AMMAN, Jordan (AP) _ Jordan announced today it seized aircraft spare parts and other supplies headed for Iraq in violation of U.N. sanctions, as a weapons inspector arrived in Baghdad to check compliance with a U.N. weapons ban.

It was the third time in three months that Jordan has reported seizing contraband destined for Iraq, despite Iraq's claim it is complying with U.N. resolutions to dismantle its non-conventional weapons and long-range missile programs.

In New York, the U.N. Security Council met today to discuss ways to tighten import-export controls on Iraq.

The council has refused to lift crippling economic sanctions until it is convinced Iraq has complied with the U.N. orders and fully disclosed its long-range missile, chemical, nuclear and biological weapons programs.

The sanctions were imposed after Iraq invaded Kuwait in 1990, triggering the Persian Gulf War. Charles Duelfer, deputy executive chairman of the U.N. Special Commission on Iraq, arrived in Baghdad today to receive more documents from the Iraqis about their weapons programs.

In Amman, acting Information Minister Mohammed Daoudiyeh said the 450-pound shipment arrived in six parcels from the Polish capital, Warsaw, and was seized at Queen Alia International Airport.

He said the shipment was marked ``agricultural equipment,'' which Iraq is allowed to import, and was sent to a private Jordanian-Iraqi company, Al-Iman. He gave no further details.

An Iraqi spokesman for the company, Mohammed Abdul-Salam, denied any military gear was in the shipment. The Iraqi Embassy refused comment.

The announcement reinforces suspicions that Iraq has not complied fully with U.N. orders and is still trying to rebuild its non-conventional weapons capability after its 1991 defeat by the U.S.-led coalition.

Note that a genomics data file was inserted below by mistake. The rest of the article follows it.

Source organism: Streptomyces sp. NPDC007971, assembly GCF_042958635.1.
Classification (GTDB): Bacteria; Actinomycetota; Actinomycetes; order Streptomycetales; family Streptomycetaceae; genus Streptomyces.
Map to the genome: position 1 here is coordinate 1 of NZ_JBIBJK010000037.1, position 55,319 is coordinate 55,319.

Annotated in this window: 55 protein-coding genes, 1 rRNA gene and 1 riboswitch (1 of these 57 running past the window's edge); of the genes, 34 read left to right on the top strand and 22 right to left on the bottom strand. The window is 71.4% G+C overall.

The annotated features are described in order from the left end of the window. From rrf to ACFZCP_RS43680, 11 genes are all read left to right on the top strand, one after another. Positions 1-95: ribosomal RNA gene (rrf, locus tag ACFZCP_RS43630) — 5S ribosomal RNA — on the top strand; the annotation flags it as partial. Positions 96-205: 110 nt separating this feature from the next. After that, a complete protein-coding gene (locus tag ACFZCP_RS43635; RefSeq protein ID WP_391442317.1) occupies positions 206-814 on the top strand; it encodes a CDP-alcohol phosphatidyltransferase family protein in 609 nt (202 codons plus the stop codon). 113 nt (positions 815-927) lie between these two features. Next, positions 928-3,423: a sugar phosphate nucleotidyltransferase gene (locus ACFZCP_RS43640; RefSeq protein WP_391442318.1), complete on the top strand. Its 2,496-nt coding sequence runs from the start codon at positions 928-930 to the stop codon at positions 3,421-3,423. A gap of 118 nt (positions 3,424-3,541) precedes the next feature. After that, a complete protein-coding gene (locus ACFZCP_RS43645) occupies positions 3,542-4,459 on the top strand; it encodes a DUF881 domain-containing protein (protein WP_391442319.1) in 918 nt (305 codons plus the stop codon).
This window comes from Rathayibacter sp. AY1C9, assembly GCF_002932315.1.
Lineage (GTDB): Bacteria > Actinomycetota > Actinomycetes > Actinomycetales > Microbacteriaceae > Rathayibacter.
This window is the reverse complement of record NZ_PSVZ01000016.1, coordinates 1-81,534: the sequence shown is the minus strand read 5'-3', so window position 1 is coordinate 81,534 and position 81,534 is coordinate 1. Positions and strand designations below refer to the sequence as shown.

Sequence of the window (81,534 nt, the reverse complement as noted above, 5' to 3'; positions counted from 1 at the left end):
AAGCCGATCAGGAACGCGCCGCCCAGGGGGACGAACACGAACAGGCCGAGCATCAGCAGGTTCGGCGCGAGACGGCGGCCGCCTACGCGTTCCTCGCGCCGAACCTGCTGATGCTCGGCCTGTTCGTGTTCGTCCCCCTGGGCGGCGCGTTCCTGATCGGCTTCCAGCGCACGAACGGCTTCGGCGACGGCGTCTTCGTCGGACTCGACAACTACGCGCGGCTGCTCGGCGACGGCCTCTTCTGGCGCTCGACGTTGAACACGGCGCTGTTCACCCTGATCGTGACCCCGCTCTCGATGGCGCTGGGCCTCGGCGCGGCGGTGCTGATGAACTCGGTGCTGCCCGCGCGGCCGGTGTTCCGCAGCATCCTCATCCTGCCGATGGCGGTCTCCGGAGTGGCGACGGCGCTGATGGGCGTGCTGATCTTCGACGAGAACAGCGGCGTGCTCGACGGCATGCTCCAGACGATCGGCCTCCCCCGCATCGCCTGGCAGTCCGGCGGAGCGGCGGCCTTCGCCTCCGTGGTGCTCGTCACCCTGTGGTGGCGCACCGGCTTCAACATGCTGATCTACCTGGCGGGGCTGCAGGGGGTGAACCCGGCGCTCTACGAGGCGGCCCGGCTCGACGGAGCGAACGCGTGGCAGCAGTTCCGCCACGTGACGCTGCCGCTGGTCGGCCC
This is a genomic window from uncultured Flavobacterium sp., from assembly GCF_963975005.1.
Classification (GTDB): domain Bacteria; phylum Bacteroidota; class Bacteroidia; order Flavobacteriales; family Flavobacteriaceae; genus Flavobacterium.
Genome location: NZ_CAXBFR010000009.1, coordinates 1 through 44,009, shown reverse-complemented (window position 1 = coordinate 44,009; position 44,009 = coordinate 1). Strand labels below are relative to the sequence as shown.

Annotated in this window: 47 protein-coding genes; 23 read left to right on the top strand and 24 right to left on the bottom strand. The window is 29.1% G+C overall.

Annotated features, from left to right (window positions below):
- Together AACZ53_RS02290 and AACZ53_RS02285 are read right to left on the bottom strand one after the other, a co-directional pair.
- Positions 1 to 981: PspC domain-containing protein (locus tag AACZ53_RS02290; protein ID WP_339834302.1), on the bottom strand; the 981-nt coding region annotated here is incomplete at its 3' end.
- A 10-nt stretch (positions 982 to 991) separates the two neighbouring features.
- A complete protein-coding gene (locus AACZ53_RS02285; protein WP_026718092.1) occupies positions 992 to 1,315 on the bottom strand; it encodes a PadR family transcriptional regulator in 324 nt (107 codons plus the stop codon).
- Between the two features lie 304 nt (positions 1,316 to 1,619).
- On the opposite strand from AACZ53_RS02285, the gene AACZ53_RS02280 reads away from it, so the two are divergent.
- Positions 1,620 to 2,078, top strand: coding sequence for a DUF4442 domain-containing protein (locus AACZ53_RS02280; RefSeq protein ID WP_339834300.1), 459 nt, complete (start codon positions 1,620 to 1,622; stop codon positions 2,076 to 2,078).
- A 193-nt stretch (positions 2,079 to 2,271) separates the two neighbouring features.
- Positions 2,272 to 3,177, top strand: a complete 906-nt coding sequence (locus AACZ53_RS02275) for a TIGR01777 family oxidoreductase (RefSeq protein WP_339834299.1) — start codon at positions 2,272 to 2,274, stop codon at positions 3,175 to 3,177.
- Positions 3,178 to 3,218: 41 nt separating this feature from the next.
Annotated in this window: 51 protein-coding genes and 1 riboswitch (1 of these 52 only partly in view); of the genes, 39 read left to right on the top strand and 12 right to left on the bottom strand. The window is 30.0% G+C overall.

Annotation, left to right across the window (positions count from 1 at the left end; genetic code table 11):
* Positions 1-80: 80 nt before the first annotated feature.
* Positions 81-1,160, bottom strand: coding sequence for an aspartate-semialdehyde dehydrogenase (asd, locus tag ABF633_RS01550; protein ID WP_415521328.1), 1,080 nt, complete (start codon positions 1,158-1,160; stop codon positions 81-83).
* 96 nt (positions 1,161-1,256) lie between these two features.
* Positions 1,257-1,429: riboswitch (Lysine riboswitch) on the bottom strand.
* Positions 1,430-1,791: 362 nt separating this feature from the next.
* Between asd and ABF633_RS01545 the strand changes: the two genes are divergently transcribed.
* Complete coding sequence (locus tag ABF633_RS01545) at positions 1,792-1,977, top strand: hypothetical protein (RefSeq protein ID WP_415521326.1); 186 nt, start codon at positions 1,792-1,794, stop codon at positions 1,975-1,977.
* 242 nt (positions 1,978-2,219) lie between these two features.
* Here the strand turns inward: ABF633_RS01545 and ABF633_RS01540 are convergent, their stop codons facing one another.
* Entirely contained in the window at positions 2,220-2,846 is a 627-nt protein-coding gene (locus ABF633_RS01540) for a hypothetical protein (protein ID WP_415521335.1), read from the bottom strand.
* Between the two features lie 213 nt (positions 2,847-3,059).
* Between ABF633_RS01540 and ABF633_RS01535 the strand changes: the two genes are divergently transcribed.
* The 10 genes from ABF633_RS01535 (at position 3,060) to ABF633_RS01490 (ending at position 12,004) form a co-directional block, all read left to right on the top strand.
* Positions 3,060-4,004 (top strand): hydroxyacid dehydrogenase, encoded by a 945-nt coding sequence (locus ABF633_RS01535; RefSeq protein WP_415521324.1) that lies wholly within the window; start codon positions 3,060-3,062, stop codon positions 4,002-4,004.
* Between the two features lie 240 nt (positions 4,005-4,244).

In Baghdad, Duelfer told reporters that Iraq had provided the United Nations with more documents on its weapons programs. But he said he needed time to determine whether they were complete.

``I would point to the pattern that has existed over the past seven years,'' Duelfer said, speaking to reporters before the Jordanian announcement.

``Iraq has said they have provided all information for a long time. We believe there are still documents in Iraq that will help us.''

In November, King Hussein revealed Jordan had intercepted an Iraq-bound shipment of Russian-made gyroscopes worth $25 million. The equipment can be used as guidance systems for long-range missiles.

In December, the government said it had confiscated Iraq-bound chemical material that could be used to manufacture internationally prohibited weapons. Iraq has denied involvement in both shipments.

The Security Council has offered to allow Iraq to sell $1 billion worth of oil for three months to buy food and medicine. Talks between the United Nations and Iraq on the offer resume Monday.

Although the offer does not require full Iraqi compliance with the weapons ban, council members are unlikely to approve even limited concessions to the Iraqis as long as they believe Baghdad is violating the sanctions.